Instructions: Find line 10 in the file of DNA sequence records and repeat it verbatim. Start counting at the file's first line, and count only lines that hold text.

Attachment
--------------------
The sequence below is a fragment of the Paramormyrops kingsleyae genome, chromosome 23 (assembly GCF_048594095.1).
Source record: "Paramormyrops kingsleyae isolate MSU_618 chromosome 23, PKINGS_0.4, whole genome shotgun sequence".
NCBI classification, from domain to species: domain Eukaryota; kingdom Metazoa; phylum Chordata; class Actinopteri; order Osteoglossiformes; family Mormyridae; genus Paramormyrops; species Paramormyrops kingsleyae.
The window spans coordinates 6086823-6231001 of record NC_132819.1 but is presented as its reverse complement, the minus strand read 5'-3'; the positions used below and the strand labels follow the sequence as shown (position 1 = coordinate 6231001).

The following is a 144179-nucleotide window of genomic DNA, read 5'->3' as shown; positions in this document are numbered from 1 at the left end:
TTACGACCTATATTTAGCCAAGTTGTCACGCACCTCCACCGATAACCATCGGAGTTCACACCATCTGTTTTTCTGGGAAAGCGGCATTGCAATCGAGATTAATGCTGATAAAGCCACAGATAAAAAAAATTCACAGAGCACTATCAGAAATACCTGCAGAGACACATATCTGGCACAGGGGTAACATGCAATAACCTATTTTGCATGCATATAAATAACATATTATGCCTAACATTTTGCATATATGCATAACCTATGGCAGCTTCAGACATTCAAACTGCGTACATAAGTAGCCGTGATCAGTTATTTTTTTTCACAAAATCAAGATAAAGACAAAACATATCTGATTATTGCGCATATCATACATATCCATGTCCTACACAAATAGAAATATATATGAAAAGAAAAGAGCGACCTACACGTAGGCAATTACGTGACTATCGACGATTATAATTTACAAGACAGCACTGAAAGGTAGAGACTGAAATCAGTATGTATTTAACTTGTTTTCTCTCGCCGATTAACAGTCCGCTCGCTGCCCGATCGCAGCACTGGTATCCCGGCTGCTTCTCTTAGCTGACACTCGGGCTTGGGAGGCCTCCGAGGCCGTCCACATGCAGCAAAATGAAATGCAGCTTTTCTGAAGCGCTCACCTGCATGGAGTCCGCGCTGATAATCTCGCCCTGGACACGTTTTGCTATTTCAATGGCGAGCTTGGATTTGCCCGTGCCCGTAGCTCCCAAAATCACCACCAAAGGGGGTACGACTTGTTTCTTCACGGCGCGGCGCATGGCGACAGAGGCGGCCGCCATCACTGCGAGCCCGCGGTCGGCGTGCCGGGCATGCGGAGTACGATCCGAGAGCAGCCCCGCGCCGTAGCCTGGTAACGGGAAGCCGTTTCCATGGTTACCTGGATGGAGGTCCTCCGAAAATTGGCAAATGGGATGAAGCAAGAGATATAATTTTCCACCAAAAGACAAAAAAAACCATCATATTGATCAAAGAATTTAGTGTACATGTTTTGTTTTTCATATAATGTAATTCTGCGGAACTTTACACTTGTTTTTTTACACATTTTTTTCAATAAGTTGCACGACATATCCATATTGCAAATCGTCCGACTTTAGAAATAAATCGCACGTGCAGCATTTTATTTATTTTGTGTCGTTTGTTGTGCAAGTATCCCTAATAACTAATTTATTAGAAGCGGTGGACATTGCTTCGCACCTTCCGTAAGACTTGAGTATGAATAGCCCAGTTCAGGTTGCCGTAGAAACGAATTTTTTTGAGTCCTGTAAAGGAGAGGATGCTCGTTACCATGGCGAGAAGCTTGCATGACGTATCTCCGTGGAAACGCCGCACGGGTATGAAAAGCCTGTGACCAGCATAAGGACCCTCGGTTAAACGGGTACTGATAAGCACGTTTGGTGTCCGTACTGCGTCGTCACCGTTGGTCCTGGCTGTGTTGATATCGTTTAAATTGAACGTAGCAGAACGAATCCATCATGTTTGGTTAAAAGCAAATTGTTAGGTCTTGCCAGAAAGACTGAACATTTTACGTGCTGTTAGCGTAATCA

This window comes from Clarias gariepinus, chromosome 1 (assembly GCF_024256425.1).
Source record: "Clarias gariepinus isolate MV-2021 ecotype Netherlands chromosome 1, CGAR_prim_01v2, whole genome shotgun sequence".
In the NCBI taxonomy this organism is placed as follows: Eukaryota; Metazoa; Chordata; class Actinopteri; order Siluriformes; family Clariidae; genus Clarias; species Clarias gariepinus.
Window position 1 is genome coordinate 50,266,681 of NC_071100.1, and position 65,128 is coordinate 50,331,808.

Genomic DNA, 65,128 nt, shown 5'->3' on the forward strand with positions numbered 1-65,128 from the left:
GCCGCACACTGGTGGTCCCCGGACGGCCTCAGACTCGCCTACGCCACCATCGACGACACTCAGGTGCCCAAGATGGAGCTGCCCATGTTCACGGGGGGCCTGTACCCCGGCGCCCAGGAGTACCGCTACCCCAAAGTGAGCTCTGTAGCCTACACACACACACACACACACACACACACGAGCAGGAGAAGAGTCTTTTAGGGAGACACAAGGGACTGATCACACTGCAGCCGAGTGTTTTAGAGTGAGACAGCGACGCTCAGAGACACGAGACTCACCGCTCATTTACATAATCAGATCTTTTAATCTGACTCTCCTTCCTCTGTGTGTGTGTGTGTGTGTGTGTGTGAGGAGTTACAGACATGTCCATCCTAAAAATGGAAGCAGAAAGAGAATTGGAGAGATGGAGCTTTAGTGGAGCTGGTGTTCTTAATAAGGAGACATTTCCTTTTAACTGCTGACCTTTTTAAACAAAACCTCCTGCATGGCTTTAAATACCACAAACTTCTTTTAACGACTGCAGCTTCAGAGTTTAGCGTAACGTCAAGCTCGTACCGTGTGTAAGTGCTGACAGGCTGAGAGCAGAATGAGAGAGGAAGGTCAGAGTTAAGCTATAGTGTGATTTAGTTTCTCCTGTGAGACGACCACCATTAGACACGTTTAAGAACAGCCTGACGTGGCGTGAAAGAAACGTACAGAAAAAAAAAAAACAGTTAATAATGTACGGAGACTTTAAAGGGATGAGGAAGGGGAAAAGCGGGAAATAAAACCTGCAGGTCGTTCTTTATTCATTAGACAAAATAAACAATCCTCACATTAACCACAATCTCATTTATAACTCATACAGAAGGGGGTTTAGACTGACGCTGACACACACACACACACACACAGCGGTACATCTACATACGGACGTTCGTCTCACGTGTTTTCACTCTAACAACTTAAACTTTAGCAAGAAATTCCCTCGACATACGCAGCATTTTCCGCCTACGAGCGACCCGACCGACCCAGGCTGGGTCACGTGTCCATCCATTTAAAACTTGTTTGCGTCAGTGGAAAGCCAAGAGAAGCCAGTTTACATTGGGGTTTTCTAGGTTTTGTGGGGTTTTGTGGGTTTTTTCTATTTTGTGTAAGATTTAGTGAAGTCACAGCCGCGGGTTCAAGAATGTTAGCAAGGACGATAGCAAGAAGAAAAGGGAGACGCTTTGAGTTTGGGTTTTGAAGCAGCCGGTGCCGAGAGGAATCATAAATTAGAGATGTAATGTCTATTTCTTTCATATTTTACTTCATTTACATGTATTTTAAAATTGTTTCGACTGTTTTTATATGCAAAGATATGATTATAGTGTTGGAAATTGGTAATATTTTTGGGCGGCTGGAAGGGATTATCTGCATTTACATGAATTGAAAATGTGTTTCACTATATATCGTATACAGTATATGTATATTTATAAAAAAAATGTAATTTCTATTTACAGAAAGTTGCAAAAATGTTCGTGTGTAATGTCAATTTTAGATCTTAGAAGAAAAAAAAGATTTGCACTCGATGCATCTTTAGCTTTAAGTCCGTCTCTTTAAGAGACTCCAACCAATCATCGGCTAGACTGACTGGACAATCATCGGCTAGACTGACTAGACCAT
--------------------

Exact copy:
Window position 1 is genome coordinate 50,266,681 of NC_071100.1, and position 65,128 is coordinate 50,331,808.